The brown bear is the most variable in size of modern bears. The typical size depends upon which population it is from, and most accepted subtypes vary widely in size. Individual bears also vary in size seasonally, weighing the least in spring due to lack of foraging during hibernation, and the most in late fall, after a period of hyperphagia to put on additional weight to prepare for hibernation.
The brown bear is often described as nocturnal. However, it frequently seems to peak in activity in the morning and early evening hours. Furthermore, yearling and newly independent bears are more likely to be active diurnally and many adult bears in low-disturbance areas are largely crepuscular. In summer through autumn, a brown bear can double its weight from the spring, gaining up to 180 kg of fat, on which it relies to make it through winter, when it becomes very lethargic.
The wolf is the largest member of the Canidae family. It is slender and powerfully built with a large, deeply descending rib cage, a sloping back, and a heavily muscled neck. The wolf’s legs are moderately longer than those of other canids, which enables the animal to move swiftly, and to overcome the deep snow that covers most of its geographical range. The wolf’s head is large and heavy, with a wide forehead, strong jaws and a long, blunt muzzle. The teeth are heavy and large, making them better suited to crushing bone than those of other canids.
Like all land mammals that are pack hunters, across their range the wolf feeds predominantly on wild herbivorous hoofed mammals that can have a body mass similar to that of the combined mass of the pack members. The wolf specializes in preying on the vulnerable individuals of large prey, with a pack being capable of bringing down a 500 kg moose.
The wolverine is a stocky and muscular animal. With short legs, broad and rounded head, small eyes and short rounded ears, it more closely resembles a bear than it does other mustelids. Though its legs are short, its large, five-toed paws with crampon-like claws and plantigrade posture enable them to climb up and over steep cliffs, trees and snow-covered peaks with relative ease.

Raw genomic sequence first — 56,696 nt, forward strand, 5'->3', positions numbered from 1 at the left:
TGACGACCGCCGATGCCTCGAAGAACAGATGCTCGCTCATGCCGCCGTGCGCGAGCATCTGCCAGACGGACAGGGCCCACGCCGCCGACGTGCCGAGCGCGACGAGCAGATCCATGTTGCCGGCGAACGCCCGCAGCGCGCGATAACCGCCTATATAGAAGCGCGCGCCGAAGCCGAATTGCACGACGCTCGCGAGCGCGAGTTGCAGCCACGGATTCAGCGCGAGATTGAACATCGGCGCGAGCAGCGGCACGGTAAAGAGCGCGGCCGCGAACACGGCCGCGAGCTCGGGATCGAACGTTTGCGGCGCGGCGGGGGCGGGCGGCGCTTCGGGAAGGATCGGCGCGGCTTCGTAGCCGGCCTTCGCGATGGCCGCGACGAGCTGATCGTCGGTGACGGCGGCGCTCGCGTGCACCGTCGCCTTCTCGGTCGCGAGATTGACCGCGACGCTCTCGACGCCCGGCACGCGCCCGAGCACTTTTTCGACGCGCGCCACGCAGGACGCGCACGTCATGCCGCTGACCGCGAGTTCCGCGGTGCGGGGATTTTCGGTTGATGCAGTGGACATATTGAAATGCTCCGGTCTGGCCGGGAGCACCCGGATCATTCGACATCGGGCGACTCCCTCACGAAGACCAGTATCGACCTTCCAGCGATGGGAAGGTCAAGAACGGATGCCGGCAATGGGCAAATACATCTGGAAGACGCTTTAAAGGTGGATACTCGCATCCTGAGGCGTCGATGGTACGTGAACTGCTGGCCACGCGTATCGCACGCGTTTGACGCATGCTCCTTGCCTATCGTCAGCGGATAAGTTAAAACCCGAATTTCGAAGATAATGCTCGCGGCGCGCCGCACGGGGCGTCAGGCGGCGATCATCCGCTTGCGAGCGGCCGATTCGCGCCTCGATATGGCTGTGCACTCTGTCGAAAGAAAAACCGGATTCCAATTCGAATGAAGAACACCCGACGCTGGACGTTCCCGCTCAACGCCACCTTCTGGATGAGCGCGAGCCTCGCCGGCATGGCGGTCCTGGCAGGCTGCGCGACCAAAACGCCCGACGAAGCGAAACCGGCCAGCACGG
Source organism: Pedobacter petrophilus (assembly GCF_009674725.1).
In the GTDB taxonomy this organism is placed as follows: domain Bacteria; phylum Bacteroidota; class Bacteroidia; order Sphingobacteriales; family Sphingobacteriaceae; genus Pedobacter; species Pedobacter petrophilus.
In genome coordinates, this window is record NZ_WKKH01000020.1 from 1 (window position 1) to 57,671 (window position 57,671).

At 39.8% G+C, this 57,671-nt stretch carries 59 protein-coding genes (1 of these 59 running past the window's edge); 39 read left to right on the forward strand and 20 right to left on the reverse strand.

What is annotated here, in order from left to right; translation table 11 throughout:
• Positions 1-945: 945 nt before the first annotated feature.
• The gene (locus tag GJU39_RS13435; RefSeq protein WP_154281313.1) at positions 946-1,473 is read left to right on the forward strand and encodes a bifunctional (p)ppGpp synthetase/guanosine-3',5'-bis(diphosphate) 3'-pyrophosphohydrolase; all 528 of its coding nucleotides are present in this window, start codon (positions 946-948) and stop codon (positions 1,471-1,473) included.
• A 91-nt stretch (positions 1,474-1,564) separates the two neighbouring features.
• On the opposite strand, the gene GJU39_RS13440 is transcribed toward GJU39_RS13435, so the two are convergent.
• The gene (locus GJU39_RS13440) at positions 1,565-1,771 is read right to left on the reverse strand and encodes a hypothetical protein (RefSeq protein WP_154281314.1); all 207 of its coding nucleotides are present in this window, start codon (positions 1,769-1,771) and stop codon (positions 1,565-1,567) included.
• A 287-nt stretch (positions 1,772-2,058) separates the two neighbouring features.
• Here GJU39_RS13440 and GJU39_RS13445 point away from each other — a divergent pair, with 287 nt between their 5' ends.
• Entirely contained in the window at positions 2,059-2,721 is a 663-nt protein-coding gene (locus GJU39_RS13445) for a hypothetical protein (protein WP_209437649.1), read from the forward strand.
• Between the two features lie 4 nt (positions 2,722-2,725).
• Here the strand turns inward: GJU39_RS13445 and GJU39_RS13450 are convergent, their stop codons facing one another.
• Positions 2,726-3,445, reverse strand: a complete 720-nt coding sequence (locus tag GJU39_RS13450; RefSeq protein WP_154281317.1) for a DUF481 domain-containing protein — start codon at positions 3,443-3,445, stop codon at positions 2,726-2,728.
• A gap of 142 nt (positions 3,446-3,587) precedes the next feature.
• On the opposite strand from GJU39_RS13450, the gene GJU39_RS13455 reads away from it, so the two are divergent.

Wolverines are considered to be primarily scavengers. A majority of the wolverine’s sustenance is derived from carrion, on which it depends almost exclusively in winter and early spring. Wolverines may find carrion themselves, feed on it after the predator has finished, or simply take it from another predator. Wolverines are also known to follow wolf and lynx trails, purportedly with the intent of scavenging the remains of their kills. However, this feeding style is believed to be an adaptation to food scarcity, especially in winter.
Owls possess large, forward-facing eyes and ear-holes, a hawk-like beak, a flat face, and usually a conspicuous circle of feathers, a facial disc, around each eye. The feathers making up this disc can be adjusted to sharply focus sounds from varying distances onto the owls’ asymmetrically placed ear cavities.
Most birds of prey have eyes on the sides of their heads, but the stereoscopic nature of the owl’s forward-facing eyes permits the greater sense of depth perception necessary for low-light hunting. As owls are farsighted, they are unable to clearly see anything within a few centimeters of their eyes. Their far vision, particularly in low light, is exceptionally good.
Eagles are large, powerfully built birds of prey, with heavy heads and beaks. Like all birds of prey, eagles have very large, hooked beaks for ripping flesh from their prey, strong, muscular legs, and powerful talons. The beak is typically heavier than that of most other birds of prey.
Eagles’ eyes are extremely powerful. It is estimated that the martial eagle, whose eye is more than twice as long as a human eye, has a visual acuity 3.0 to 3.6 times that of humans. This acuity enables eagles to spot potential prey from a very long distance. This keen eyesight is primarily attributed to their extremely large pupils which ensure minimal scattering of the incoming light. The female of all known species of eagles is larger than the male.
Woodpeckers have strong bills for drilling and drumming on trees, and long sticky tongues for extracting food. The bill’s chisel-like tip is kept sharp by the pecking action in birds that regularly use it on wood. Many of the foraging, breeding and signaling behaviors of woodpeckers involve drumming and hammering using the bill.
The majority of woodpeckers live solitary lives, but the spectrum of behaviour ranges from highly antisocial species that are aggressive towards their own kind, to species that live in groups. Solitary species will defend such feeding resources as a termite colony or fruit laden tree, driving away other conspecifics and returning frequently until the resource is exhausted. Aggressive behaviours include bill-pointing and jabbing, head shaking, wing flicking, chasing, drumming and vocalisations.